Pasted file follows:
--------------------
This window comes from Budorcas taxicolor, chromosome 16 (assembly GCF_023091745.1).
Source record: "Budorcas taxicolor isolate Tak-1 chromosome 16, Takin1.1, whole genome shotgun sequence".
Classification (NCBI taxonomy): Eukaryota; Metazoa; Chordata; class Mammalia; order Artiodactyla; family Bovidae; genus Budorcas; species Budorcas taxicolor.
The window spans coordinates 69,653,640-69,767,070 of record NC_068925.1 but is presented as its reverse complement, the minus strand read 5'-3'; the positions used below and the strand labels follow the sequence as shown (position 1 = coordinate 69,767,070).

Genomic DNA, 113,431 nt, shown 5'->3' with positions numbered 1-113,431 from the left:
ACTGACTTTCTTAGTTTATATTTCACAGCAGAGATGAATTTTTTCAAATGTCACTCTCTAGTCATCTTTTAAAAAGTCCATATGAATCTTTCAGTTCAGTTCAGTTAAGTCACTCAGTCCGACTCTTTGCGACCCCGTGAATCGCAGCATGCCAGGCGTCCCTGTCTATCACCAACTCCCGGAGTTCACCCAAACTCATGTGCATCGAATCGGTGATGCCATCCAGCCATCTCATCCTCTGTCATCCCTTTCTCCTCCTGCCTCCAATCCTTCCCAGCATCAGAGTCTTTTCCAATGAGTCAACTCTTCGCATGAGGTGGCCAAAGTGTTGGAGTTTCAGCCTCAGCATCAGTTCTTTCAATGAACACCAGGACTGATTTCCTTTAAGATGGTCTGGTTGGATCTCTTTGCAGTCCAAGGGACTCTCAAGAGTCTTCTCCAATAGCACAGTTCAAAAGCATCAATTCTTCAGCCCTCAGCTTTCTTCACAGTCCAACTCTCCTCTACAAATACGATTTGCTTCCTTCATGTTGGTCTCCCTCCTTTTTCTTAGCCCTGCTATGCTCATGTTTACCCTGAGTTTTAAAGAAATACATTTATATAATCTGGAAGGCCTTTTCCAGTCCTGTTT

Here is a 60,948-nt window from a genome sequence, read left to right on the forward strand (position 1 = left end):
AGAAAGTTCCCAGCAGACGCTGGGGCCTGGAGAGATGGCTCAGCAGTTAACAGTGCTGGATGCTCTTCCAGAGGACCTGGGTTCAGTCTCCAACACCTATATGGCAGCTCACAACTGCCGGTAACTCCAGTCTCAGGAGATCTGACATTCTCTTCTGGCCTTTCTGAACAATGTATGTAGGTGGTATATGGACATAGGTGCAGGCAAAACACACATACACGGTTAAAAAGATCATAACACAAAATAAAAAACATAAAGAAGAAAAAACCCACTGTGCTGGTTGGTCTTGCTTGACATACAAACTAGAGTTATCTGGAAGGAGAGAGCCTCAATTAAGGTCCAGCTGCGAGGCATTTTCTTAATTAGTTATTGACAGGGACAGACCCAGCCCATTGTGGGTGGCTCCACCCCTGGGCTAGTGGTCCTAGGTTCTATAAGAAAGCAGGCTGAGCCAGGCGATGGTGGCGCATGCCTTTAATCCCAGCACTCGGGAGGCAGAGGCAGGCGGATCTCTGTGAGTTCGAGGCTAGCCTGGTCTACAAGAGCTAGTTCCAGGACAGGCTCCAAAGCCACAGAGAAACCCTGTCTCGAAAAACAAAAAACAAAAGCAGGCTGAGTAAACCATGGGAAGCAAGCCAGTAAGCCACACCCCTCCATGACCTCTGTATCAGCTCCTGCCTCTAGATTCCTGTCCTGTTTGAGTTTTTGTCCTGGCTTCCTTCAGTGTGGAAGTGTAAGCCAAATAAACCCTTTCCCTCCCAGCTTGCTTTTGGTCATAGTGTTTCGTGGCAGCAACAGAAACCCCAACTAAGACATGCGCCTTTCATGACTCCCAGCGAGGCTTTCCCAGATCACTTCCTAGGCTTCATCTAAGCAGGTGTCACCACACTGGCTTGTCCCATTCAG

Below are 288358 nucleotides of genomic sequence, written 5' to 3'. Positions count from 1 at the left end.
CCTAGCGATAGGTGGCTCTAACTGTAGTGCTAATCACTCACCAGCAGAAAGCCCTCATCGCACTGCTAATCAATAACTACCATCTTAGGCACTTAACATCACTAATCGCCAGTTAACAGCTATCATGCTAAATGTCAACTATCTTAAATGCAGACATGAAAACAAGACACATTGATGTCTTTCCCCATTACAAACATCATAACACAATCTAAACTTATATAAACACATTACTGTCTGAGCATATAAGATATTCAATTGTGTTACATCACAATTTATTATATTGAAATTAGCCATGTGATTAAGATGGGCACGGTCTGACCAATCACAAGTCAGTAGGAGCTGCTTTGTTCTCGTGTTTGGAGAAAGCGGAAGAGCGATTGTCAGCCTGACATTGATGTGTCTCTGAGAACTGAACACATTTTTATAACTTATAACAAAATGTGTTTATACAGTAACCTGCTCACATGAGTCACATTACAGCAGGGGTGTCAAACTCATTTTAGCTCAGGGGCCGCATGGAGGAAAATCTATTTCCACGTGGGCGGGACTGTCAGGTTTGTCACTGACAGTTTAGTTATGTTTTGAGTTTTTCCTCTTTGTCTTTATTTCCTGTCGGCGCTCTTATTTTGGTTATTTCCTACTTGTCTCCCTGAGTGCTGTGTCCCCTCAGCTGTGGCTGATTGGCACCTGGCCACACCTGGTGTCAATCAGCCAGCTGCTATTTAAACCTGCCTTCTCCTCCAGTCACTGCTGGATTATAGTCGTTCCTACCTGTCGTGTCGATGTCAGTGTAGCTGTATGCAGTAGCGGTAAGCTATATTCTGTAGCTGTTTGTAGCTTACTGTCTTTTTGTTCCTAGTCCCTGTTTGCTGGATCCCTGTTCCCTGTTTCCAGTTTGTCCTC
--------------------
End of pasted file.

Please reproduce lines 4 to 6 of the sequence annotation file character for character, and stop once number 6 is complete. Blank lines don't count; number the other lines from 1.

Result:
The window spans coordinates 69,653,640-69,767,070 of record NC_068925.1 but is presented as its reverse complement, the minus strand read 5'-3'; the positions used below and the strand labels follow the sequence as shown (position 1 = coordinate 69,767,070).

Genomic DNA, 113,431 nt, shown 5'->3' with positions numbered 1-113,431 from the left:
ACTGACTTTCTTAGTTTATATTTCACAGCAGAGATGAATTTTTTCAAATGTCACTCTCTAGTCATCTTTTAAAAAGTCCATATGAATCTTTCAGTTCAGTTCAGTTAAGTCACTCAGTCCGACTCTTTGCGACCCCGTGAATCGCAGCATGCCAGGCGTCCCTGTCTATCACCAACTCCCGGAGTTCACCCAAACTCATGTGCATCGAATCGGTGATGCCATCCAGCCATCTCATCCTCTGTCATCCCTTTCTCCTCCTGCCTCCAATCCTTCCCAGCATCAGAGTCTTTTCCAATGAGTCAACTCTTCGCATGAGGTGGCCAAAGTGTTGGAGTTTCAGCCTCAGCATCAGTTCTTTCAATGAACACCAGGACTGATTTCCTTTAAGATGGTCTGGTTGGATCTCTTTGCAGTCCAAGGGACTCTCAAGAGTCTTCTCCAATAGCACAGTTCAAAAGCATCAATTCTTCAGCCCTCAGCTTTCTTCACAGTCCAACTCTCCTCTACAAATACGATTTGCTTCCTTCATGTTGGTCTCCCTCCTTTTTCTTAGCCCTGCTATGCTCATGTTTACCCTGAGTTTTAAAGAAATACATTTATATAATCTGGAAGGCCTTTTCCAGTCCTGTTT